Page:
WordPress Development Stack Exchange is a question and answer site for WordPress developers and administrators. Join them; it only takes a minute:

Sign up
Here's how it works:
  1. Anybody can ask a question
  2. Anybody can answer
  3. The best answers are voted up and rise to the top

I've build a custom post type for a calendar and created a structure like this:

  • 2012 (general parent)
    • January-2012
      • 1-January-2012 -2-January-2012
      • ...
      • ...
    • Februar-2012
      • 1-February-2012
      • 2-February-2012
      • ...
      • ...
    • March-2012
      • 1-March-2012
      • 2-March-2012
      • ...
      • ...

If I am now on the side for the whole month, I want to display a link to the pages for the previous and next month.

example: January <-- February --> March

I tried *get_previous_posts_link()* and get NULL, then I set global $post and get NULL too.

Another question, is this in general the right way? Maybe then I get the post data / link for 31st January? I'm not sure if *get_previous_posts_link()* considers the hierarchy.

share|improve this question
How is this "hierarchy" built? Is this a menu? A post type? How are the dates set? – s_ha_dum Jul 3 '13 at 14:35
It's a custom post type. The dates are the titles of the posts. To achieve this hierarchy, I used a parent-child-relationship like standard-pages: a year-post is the parent, it has the month as children, each month has children again, the days of a month. – skamander Jul 7 '13 at 15:04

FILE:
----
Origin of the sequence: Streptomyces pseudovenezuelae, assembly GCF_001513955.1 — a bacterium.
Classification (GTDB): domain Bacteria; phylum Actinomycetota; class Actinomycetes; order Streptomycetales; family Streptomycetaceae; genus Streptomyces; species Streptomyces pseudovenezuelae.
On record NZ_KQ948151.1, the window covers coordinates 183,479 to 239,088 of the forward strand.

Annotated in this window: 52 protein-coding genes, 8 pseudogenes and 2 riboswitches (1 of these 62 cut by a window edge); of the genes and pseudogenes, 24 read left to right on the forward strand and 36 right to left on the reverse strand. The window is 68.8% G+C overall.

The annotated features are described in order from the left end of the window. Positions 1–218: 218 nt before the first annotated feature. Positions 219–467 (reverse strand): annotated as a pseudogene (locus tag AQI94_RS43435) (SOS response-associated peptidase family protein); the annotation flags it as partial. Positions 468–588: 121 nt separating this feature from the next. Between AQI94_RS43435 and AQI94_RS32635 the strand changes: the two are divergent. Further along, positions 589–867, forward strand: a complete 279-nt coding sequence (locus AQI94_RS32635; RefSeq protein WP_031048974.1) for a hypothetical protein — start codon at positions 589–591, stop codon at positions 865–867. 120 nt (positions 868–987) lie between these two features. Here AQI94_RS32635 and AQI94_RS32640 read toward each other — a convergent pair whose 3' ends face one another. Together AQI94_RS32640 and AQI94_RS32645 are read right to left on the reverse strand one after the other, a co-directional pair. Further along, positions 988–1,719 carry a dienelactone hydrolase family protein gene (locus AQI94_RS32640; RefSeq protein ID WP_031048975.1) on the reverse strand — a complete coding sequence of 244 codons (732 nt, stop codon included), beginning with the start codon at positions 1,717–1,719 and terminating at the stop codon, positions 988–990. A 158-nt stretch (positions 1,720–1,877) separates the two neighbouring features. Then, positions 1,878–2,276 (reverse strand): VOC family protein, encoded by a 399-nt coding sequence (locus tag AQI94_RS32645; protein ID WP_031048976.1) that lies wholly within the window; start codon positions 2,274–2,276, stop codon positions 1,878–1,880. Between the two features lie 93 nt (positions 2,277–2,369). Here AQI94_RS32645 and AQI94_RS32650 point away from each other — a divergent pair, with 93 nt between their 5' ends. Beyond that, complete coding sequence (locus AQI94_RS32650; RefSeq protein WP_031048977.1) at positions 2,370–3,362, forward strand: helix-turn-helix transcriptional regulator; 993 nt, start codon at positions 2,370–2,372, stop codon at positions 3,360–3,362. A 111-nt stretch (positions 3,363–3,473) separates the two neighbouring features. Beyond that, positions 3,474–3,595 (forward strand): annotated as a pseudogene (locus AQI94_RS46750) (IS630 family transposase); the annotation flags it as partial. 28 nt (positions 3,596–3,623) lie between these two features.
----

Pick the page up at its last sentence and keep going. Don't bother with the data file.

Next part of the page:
up vote 1 down vote accepted

Well... I don't think get_previous_posts_link would help you. It only return link to the previous set of posts within the current query. (see previous_posts_link it prints this link, and get_previous_posts_link returns it).

And quote from Codex:

Prints a link to the previous set of posts within the current query.

If you need the values for use in PHP, use get_previous_posts_link().

Because post queries are usually sorted in reverse chronological order, next_posts_link() usually points to older entries (toward the end of the set) and previous_posts_link() usually points to newer entries (toward the beginning of the set).

You could try with these plugins:

But I'm not sure if they will work correctly.

I always do it with my custom SQL query - it's more efficient, because you don't have to select all pages (and all info about these pages).

function my_get_next_page_link($post_id =null) {
    global $post, $wpdb;
    if ( $post_id === null )
        $p = $post;
        $p = get_post($post_id);

    $res_id = $wpdb->get_var(
        $wpdb->prepare("SELECT ID FROM {$wpdb->posts} WHERE post_type='page' AND post_status='publish' AND post_parent = %d AND menu_order > %d ORDER BY menu_order ASC, ID ASC LIMIT 1", $p->post_parent, $p->menu_order)

    if ( !$res_id )
        return null;
    return get_permalink($res_id);

Of course you should write your own SQL query inside this function (it depends on your query params). You can write same function for previous page link.

PS. Probably it's not the easiest way of doing it, but it is efficient and very customizable (if you know SQL).

share|improve this answer
menu_order is not set ( set to 0 ) for most posts and post types so I'd worry that this won't sort by date the way the OP need. – s_ha_dum Jul 3 '13 at 14:10
@s_ha_dum: WordPress sorts posts by menu_order and then by ID (when you use menu_order) and I think he is - he somehow build this hierarchy (page_parent and menu_order is what I would bet on). – Krzysiek Dróżdż Jul 3 '13 at 18:12
Yes, this definitely might work depending on how this is constructed. (I am waiting on clarification on that point from the OP.) It is just not guaranteed to work except under limited circumstances. – s_ha_dum Jul 3 '13 at 18:21
Yes, you're right - this solution is based on assumption, that this structure is defined using parents and menu_order. – Krzysiek Dróżdż Jul 3 '13 at 18:28

Your Answer


By posting your answer, you agree to the privacy policy and terms of service.

Not the answer you're looking for? Browse other questions tagged or ask your own question.